WordCamp Vegas 2015 Debrief

The numbers:

  • How many tickets were sold? 165 general admission, 20 single day
  • How many days? 2 days
  • How many separate rooms? 2 rooms on both days, end of day 2 brought everyone together into 1 room for unconference session
  • How many people showed up? 164
  • How many people came to the party (estimate)? Maybe 60
  • How many people filled out the survey? Sent out the general WordCamp CentralWordCamp Central Website for all WordCamp activities globally. https://central.wordcamp.org includes a list of upcoming and past camp with links to each. survey. Wasn’t sure how to find out how to see the responses. I looked in SupportPress to see if they were coming there, but I didn’t see any.

The budget:

  • Are all the vendors paid? All signs point to yes.
  • All sponsors paid? Yes. One sponsor requested a speaking position in return for sponsorship. He was denied.
  • How did the money end up (+/-)? $3299 surplus.
  • Has the budget been balanced? Yes.
  • What cost less than you expected? Afterparty was $1,700 instead of the anticipated $2,400. T-shirts were only $1,822 instead of estimated $2,000.
  • What cost more than you expected? Nothing
  • Was there anything that you forgot to add to your budget? No.

The video:

  • What’s the plan to get them on WordPress.tv? Did record videos, but audio on day one didn’t come out very well. Microphone batteries had to be changed out every couple of speakers. There’s a lot of feedback due to venue microphones. That being said, the videos should be uploaded to WordPress.tv by end of the month.

The opinions:

  • What went great? Almost everything. Josepha really helped out towards the end getting things paid. Planning was really easy. Picking the speakers was simple and straight forward. Venue was super easy to work with. They brought everyone together at the end of the last day for an unconference type session where attendees could drive the conversation.
  • What could have gone better? More understanding on how to use WordCampWordCamp WordCamps are casual, locally-organized conferences covering everything related to WordPress. They're one of the places where the WordPress community comes together to teach one another what they’ve learned throughout the year and share the joy. Learn more. site tools, and updating and understanding how to work with budgets.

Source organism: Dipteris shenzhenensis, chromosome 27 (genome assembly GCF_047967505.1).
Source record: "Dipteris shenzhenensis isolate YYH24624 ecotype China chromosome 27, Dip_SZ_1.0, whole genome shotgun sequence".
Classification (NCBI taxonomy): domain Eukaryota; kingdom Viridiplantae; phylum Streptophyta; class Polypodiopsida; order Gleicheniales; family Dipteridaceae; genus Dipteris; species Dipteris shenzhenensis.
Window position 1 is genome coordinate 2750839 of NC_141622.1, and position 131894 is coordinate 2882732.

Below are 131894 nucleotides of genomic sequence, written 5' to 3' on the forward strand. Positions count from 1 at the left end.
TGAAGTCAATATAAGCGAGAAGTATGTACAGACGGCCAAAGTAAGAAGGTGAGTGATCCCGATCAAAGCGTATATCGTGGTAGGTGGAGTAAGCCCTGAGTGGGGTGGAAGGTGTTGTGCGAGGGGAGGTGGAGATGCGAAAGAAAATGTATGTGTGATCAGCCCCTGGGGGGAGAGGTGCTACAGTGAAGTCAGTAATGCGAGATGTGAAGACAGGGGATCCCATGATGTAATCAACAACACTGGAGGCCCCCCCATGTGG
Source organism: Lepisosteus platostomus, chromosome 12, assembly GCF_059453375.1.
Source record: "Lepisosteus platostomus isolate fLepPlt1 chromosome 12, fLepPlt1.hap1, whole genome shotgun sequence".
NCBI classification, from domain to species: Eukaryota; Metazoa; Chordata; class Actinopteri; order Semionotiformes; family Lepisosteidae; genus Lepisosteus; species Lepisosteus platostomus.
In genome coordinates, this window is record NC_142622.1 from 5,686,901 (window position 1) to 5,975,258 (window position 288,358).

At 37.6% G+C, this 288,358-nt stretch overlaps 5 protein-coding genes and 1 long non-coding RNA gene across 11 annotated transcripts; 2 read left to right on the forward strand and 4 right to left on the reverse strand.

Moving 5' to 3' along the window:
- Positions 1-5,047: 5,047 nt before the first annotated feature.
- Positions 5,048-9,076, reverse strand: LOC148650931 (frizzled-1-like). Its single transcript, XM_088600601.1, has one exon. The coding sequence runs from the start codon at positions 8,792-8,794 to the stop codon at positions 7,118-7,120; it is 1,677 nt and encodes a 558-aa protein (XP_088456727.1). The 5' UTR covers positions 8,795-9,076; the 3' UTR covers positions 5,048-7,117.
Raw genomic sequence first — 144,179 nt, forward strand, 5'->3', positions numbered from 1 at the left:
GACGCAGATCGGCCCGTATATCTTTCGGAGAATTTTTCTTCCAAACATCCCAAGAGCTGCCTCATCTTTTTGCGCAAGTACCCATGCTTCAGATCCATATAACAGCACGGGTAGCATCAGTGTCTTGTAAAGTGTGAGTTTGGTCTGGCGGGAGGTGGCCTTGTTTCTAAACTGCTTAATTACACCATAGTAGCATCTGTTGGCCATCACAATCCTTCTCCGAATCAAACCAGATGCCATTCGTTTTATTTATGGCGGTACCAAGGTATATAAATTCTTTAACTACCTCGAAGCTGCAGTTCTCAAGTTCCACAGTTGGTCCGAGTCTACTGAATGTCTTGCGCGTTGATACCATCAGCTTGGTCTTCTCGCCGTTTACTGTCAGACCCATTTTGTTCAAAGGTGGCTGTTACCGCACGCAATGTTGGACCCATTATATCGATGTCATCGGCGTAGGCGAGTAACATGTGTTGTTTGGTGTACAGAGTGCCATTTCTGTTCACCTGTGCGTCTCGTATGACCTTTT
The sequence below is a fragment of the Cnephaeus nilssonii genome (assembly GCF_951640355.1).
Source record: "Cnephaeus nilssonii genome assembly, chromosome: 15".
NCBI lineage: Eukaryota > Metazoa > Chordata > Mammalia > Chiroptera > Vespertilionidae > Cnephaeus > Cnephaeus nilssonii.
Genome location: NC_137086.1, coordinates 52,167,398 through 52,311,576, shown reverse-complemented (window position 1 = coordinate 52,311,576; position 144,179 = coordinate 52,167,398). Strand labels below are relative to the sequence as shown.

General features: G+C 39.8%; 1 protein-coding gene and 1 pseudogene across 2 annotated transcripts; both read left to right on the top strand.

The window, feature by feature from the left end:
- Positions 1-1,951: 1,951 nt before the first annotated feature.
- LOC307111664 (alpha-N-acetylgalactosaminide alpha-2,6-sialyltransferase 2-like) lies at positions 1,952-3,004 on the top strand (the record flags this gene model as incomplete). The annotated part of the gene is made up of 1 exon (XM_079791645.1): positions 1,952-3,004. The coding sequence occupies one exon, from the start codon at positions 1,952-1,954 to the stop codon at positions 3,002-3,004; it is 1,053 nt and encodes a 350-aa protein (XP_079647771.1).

• What should happen again? Make sure volunteers are solid early on. Keep updating budget every few days.
  • What do you think should never happen again? Take more control over Speaker/Sponsor dinner. The venue for S/S dinner was not helpful.

Things that were a downer:

  • Coffee vendor bailed at the last minute, so they had to find another vendor. But she charged less than they budgeted so it was a happy/sad moment.
  • Volunteers didn’t want to volunteer, they wanted to watch sessions. Next time, have a more defined schedule for volunteers and be more forceful. If volunteers aren’t going to volunteer, they shouldn’t be allowed to stay and watch.
  • One speaker didn’t show up because he had the flu, someone filled in for him.
  • One speaker didn’t seem very prepared, so Russell had someone join them on stage to smooth it out.

Did you write a recap post? Yes. Pulled together various community members recap posts and promoted those. Will probably add to this in the coming days.
Who’s on deck to organize next year? Russell wants to organize again next year, he’s already applied.

Final thoughts from Russell: Ticketing, especially as it relates to refunds, is painful. Have a disclaimer somewhere on the ticketing page that says “You can’t get a refund just because you decided not to show up.” Would like more guidance on best practices for local sponsorship levels. Don’t label sessions or tracks with beginner/advanced or designer/developer. It encourages people to just sit in one room the whole day. It’s better to mix things up so the attendees are more ready to connect with each other.

#debriefs, #wordcamps